call options and put options question

Fuel consumers often utilize call options to mitigate their exposure to potentially rising fuel prices of all sorts i.e. bunker fuel, diesel fuel, gasoline, heating oil, jet fuel, fuel oil, etc

Is there any particular group of investors who typically use/prefer put options?
I look forward to your feedback?

Someone who owns the underlying asset and wishes to protect against a fall in price might purchase a put. But note that writing (selling) a put and buying a call gives you protection in the same direction; that is, both profit when the underlying asset rises in value, and they can profit by similar amounts if they are each in the money.

As I understand it…

If you buy a put option, you are betting that the underlying security will drop in value. Opposite for call option.

When you sell a put option, you want a stock’s price to rise so that the buyer of the put you sold will not exercise his right to sell the stock.

You may sell a call and hope that it declines in value; and then buy it to close the position at a lower premium, with the difference representing your profit.When you sell a call option, you are a short seller and that places you into what is called a short position.
But for bonds “put” and “call” have opposite effects or am I misreading this?
“Generally, one buys a call option on the bond if one believes that interest rates will fall, causing an increase in bond prices.”

"one buys the put option if one believes that the opposite will be the case. "

[2] One result of trading in a bond option, is that the price of the underlying bond is “locked in” for the term of the contract, thereby reducing the credit riskassociated with fluctuations in the bond price.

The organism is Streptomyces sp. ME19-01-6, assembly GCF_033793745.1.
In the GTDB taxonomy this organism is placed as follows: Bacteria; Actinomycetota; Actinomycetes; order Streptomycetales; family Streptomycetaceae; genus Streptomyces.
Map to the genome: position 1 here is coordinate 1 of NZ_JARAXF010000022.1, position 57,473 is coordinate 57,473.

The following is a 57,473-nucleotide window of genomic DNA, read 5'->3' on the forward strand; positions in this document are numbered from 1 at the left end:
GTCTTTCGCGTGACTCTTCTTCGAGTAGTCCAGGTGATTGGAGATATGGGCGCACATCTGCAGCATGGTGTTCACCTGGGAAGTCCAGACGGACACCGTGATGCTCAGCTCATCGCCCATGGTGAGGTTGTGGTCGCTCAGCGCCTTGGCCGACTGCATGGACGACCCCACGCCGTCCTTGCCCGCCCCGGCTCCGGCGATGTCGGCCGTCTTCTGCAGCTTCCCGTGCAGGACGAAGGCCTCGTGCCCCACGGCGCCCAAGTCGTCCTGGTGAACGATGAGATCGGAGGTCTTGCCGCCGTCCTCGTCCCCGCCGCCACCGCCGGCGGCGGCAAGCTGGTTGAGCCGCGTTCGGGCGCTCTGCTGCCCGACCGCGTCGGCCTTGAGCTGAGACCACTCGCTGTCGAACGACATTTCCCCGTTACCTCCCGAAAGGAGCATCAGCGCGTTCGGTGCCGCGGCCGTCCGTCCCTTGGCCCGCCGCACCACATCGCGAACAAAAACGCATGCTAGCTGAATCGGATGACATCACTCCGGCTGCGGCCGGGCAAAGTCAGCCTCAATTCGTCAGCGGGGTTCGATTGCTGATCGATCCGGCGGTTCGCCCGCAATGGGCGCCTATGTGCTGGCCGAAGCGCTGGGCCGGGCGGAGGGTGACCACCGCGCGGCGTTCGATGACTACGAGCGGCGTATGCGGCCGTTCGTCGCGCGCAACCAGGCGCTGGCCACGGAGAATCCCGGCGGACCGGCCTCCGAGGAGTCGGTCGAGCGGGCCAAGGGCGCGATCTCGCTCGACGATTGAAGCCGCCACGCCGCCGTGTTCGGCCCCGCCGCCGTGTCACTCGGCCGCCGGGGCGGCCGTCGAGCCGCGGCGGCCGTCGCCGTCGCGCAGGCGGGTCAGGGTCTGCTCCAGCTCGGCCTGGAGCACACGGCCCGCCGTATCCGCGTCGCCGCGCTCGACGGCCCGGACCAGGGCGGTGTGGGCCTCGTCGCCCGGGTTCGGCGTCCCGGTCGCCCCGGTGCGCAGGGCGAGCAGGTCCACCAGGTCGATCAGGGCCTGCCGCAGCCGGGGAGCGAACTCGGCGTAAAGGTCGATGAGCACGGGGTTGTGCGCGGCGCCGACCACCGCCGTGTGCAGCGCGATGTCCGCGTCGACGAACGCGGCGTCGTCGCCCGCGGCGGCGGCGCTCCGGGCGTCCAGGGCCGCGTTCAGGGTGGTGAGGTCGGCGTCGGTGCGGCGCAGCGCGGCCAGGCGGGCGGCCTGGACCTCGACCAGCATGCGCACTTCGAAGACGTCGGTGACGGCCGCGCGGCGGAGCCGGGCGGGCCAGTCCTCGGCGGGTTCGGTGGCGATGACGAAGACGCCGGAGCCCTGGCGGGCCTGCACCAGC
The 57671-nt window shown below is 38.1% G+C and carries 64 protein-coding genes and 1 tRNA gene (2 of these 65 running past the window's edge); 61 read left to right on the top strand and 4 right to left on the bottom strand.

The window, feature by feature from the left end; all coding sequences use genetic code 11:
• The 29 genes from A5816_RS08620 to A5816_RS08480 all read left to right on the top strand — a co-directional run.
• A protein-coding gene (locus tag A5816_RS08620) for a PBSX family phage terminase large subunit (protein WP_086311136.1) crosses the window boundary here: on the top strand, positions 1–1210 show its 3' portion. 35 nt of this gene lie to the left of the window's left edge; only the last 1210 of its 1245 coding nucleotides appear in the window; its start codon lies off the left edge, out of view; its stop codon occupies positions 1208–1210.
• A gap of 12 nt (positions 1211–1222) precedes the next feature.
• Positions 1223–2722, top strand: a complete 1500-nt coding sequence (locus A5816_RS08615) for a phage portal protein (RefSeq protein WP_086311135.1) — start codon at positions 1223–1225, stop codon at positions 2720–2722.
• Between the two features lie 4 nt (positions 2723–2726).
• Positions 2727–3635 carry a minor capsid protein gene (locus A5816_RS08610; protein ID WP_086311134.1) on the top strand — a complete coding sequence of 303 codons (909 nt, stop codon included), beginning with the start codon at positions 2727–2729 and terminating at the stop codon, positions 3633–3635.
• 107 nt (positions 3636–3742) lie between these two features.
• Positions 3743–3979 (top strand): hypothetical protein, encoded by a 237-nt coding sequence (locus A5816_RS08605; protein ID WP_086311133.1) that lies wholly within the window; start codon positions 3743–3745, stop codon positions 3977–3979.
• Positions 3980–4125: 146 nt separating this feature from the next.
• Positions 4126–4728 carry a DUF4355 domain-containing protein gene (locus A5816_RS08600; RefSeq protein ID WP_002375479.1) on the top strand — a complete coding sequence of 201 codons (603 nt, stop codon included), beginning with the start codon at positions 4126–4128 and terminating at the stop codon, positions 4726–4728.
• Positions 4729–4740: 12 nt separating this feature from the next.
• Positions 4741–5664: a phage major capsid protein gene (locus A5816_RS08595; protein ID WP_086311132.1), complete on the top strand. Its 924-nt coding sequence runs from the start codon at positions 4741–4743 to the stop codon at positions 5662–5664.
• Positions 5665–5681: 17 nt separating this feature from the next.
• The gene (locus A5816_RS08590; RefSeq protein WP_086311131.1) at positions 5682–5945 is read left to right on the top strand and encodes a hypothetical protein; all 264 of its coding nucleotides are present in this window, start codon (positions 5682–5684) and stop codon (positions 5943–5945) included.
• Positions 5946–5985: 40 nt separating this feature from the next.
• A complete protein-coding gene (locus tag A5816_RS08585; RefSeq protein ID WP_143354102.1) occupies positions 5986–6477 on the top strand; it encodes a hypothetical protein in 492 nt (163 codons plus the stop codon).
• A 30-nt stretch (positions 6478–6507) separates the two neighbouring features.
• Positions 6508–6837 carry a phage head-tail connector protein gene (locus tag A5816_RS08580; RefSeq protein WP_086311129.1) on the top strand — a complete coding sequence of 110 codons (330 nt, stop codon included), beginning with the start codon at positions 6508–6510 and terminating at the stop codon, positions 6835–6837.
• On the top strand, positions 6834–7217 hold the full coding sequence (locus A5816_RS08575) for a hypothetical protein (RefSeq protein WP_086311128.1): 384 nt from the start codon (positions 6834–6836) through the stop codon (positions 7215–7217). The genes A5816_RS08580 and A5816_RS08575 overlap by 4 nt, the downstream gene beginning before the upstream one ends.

They aren’t opposite when you’re thinking about bond prices. A call option still pays off if the price of the bond increases. It’s just that bond prices move in the opposite direction as interest rates, a bet that bond prices will rise is also, (all else being equal in regards to the creditworthiness of the issuer), a bet that interest rates will fall.
A put provision grants the bondholder the right to sell the issue back to the issuer at par value on designated dates. Here the advantage to the investor is that if interest rates rise after the issue date, thereby reducing a bond’s price, the investor can force the issuer to redeem the bond at par value.

call provision
The stipulation in most bond indentures that permits the issuer to repurchase securities at a fixed price or at a series of prices before maturity. This provision operates to the detriment of investors because calls on high-interest bonds usually occur during periods of reduced interest rates. Thus, an investor whose bond is called must find another investment, often one that provides a lower return. Certain preferred stock issues are also subject to call.

I don’t see why there would be. I’d sell a put option, or make a forward sale, on wheat if I wanted to lock in the price on wheat, because the price of wheat is seasonal, and farm expenses are seasonal.

Oil energy costs are mostly front-loaded. You handle that with long-term contracts, not options.